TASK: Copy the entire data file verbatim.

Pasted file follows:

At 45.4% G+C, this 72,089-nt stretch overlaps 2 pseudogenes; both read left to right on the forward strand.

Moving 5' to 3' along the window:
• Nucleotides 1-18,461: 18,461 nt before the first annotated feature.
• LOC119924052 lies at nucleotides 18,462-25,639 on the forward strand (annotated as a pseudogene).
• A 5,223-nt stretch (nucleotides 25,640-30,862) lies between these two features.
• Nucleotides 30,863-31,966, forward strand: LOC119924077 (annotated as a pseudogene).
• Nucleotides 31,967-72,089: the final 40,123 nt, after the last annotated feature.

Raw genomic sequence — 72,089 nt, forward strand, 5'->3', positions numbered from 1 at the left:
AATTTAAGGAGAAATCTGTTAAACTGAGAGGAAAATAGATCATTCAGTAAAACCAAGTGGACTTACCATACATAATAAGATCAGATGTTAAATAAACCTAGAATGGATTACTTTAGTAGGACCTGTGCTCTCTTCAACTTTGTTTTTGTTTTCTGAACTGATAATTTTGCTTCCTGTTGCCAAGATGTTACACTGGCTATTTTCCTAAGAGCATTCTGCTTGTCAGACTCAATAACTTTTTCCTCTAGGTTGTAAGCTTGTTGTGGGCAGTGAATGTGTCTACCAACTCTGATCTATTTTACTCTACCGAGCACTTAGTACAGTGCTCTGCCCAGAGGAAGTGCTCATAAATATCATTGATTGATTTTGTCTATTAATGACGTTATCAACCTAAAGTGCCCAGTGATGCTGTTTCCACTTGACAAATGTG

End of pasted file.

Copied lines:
At 45.4% G+C, this 72,089-nt stretch overlaps 2 pseudogenes; both read left to right on the forward strand.

Moving 5' to 3' along the window:
• Nucleotides 1-18,461: 18,461 nt before the first annotated feature.
• LOC119924052 lies at nucleotides 18,462-25,639 on the forward strand (annotated as a pseudogene).
• A 5,223-nt stretch (nucleotides 25,640-30,862) lies between these two features.
• Nucleotides 30,863-31,966, forward strand: LOC119924077 (annotated as a pseudogene).
• Nucleotides 31,967-72,089: the final 40,123 nt, after the last annotated feature.

Raw genomic sequence — 72,089 nt, forward strand, 5'->3', positions numbered from 1 at the left:
AATTTAAGGAGAAATCTGTTAAACTGAGAGGAAAATAGATCATTCAGTAAAACCAAGTGGACTTACCATACATAATAAGATCAGATGTTAAATAAACCTAGAATGGATTACTTTAGTAGGACCTGTGCTCTCTTCAACTTTGTTTTTGTTTTCTGAACTGATAATTTTGCTTCCTGTTGCCAAGATGTTACACTGGCTATTTTCCTAAGAGCATTCTGCTTGTCAGACTCAATAACTTTTTCCTCTAGGTTGTAAGCTTGTTGTGGGCAGTGAATGTGTCTACCAACTCTGATCTATTTTACTCTACCGAGCACTTAGTACAGTGCTCTGCCCAGAGGAAGTGCTCATAAATATCATTGATTGATTTTGTCTATTAATGACGTTATCAACCTAAAGTGCCCAGTGATGCTGTTTCCACTTGACAAATGTG